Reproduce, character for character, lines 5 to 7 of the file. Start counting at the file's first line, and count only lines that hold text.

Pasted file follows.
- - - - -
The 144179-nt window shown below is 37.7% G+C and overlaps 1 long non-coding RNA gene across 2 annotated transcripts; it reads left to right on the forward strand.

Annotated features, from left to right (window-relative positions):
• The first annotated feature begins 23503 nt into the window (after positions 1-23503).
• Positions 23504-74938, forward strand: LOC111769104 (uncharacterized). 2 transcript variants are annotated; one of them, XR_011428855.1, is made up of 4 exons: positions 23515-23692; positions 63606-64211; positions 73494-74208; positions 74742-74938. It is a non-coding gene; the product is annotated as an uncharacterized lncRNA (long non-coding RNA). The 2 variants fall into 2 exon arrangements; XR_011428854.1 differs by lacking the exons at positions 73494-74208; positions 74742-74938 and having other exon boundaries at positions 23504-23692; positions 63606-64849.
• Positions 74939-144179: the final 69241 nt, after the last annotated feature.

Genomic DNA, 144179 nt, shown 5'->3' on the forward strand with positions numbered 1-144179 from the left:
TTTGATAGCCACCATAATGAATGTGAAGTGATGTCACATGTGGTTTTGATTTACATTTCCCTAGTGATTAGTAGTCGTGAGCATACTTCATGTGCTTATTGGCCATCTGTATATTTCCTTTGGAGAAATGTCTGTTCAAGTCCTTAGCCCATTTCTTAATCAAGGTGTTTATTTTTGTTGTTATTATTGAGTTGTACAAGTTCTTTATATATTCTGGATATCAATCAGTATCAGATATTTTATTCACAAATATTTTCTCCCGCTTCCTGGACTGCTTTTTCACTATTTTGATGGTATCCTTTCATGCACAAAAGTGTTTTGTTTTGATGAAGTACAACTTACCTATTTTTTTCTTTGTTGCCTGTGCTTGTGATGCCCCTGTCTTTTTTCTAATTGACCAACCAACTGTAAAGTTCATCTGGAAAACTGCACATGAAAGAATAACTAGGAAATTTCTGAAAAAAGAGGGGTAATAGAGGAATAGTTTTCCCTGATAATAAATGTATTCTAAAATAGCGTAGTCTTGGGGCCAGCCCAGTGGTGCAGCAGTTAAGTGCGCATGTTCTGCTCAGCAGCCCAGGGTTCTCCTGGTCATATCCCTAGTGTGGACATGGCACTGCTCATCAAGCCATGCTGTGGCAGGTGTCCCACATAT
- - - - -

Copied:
• Positions 74939-144179: the final 69241 nt, after the last annotated feature.

Genomic DNA, 144179 nt, shown 5'->3' on the forward strand with positions numbered 1-144179 from the left:
TTTGATAGCCACCATAATGAATGTGAAGTGATGTCACATGTGGTTTTGATTTACATTTCCCTAGTGATTAGTAGTCGTGAGCATACTTCATGTGCTTATTGGCCATCTGTATATTTCCTTTGGAGAAATGTCTGTTCAAGTCCTTAGCCCATTTCTTAATCAAGGTGTTTATTTTTGTTGTTATTATTGAGTTGTACAAGTTCTTTATATATTCTGGATATCAATCAGTATCAGATATTTTATTCACAAATATTTTCTCCCGCTTCCTGGACTGCTTTTTCACTATTTTGATGGTATCCTTTCATGCACAAAAGTGTTTTGTTTTGATGAAGTACAACTTACCTATTTTTTTCTTTGTTGCCTGTGCTTGTGATGCCCCTGTCTTTTTTCTAATTGACCAACCAACTGTAAAGTTCATCTGGAAAACTGCACATGAAAGAATAACTAGGAAATTTCTGAAAAAAGAGGGGTAATAGAGGAATAGTTTTCCCTGATAATAAATGTATTCTAAAATAGCGTAGTCTTGGGGCCAGCCCAGTGGTGCAGCAGTTAAGTGCGCATGTTCTGCTCAGCAGCCCAGGGTTCTCCTGGTCATATCCCTAGTGTGGACATGGCACTGCTCATCAAGCCATGCTGTGGCAGGTGTCCCACATAT